|Table 1: The clinical course of patients who developed hydrocephalus associated with subdural hygroma following foramen magnum decompression in the literature|
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The underlying mechanism of this life-threatening condition is unclear. Regarding the pathomechanism of postoperative subdural hygroma, a one-way flap valve mechanism through a small defect in the arachnoid membrane is assumed to play a pivotal role in the development of subdural fluid collection accumulating over the tentorial surface of the cerebellum. Subsequently, the infratentorial subdural fluid collection compresses the cerebral aqueduct, presumably causing obstructive hydrocephalus., We conjecture that a similar pathomechanism was at work in our case as well. Although the arachnoid membrane in the surgical field appeared intact, the postoperative findings of the drainage fluid and MR imaging suggested the presence of an unnoticed arachnoid defect. To the best of our knowledge, only one case report of obstructive hydrocephalus after spinal surgery at CVJ for pathologies other than Chiari malformation has been reported in which deviation of a C1 lateral mass screw caused iatrogenic subarachnoid hemorrhage. Differently from this case, our patient developed obstructive hydrocephalus in a distinct manner even without the use of a spinal instrument.
Considering its possible pathomechanism, postoperative hydrocephalus may be a potential sequel after surgical manipulation to the dura matter at CVJ. In addition to Chiari malformation, several pathologies at CVJ may require durotomy during their surgical treatment. First, as with our case, patients with achondroplasia patients may require duraplasty in combination with upper cervical decompression, especially when constricting soft tissue band is identified after removal of the bone structure.,, Second, durotomy is required in resection of spinal cord tumors. A previous study of 118 cases of spinal dumbbell tumors reported that the C-2 nerve root at CVJ was the most common origin of schwannoma. Finally, incidental durotomy may occur with a reported incidence of 3.5% in elective spinal surgery. Surgeons should recognize that spinal surgery at CVJ has the potential risk of this devastating complication.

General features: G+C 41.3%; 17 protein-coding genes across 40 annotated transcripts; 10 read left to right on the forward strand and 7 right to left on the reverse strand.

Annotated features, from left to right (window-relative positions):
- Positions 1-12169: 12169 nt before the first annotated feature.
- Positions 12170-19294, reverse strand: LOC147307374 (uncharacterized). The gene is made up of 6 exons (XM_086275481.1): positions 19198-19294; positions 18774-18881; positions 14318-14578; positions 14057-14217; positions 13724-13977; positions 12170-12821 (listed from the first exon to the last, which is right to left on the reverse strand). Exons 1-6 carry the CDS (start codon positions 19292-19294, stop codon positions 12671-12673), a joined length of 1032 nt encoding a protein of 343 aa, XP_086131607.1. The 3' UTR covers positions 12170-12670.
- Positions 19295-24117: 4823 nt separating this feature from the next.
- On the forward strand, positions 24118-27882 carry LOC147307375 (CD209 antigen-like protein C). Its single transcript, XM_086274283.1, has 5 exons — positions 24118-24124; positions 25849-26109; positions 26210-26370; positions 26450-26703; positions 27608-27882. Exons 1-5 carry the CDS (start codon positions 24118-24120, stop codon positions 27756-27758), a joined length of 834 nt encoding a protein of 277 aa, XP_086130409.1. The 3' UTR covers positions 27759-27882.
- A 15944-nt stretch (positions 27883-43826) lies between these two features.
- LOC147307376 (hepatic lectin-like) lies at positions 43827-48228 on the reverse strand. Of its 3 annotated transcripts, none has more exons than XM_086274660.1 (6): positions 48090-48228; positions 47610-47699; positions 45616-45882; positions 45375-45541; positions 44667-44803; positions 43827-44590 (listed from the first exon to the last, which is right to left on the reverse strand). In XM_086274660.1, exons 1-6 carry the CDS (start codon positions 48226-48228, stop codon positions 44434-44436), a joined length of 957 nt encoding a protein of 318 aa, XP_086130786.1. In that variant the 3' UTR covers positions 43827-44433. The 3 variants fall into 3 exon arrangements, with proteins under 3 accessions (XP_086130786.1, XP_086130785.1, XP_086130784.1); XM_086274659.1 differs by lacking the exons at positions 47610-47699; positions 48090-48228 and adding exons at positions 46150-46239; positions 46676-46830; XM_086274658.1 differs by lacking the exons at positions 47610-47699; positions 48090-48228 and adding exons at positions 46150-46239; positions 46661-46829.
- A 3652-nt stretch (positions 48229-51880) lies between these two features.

In the presence of a progressive headache or declining mental status after spinal surgery, intracranial hemorrhage (ICH), such as remote cerebellar hemorrhage, should also be included in the differential diagnosis of intracranial events following spinal surgery. ICH, a rare but potentially fatal complication after spinal surgery, is known to be associated with excessive CSF loss.,, The postulated pathophysiology of ICH is that an increase in the transluminal venous pressure or downward cerebellar sag, caused by intracranial hypotension from CSF loss, may result in the stretching and, therefore, tearing of the cerebral and cerebellar veins., The onset of clinical symptoms is notably early as compared with that of obstructive hydrocephalus; according to a review of remote cerebellar hemorrhage, symptoms begin within the first 10 h after surgery in 46% of patients. The clinical management of ICH depends primarily on the location of the lesion and severity of neurological impairment. Patients with limited hemorrhage and mild neurological symptoms can be managed conservatively. In comparison, patients with infratentorial subdural fluid collection may deteriorate suddenly after a while as in our case. Such patients should be closely monitored for the subsequent development of obstructive hydrocephalus and neurological deterioration, even when the initial results of neurological and imaging assessments are favorable.
We report a case of progressive obstructive hydrocephalus following decompression surgery at CVJ. Acute obstructive hydrocephalus can occur after decompression surgery at the CVJ and should be included in the differential diagnosis of a postoperative declining mental status. The detection of infratentorial subdural fluid collection should alert physicians to this rare sequela.
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Conflicts of interest
There are no conflicts of interest.
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[Figure 1], [Figure 2], [Figure 3], [Figure 4], [Figure 5]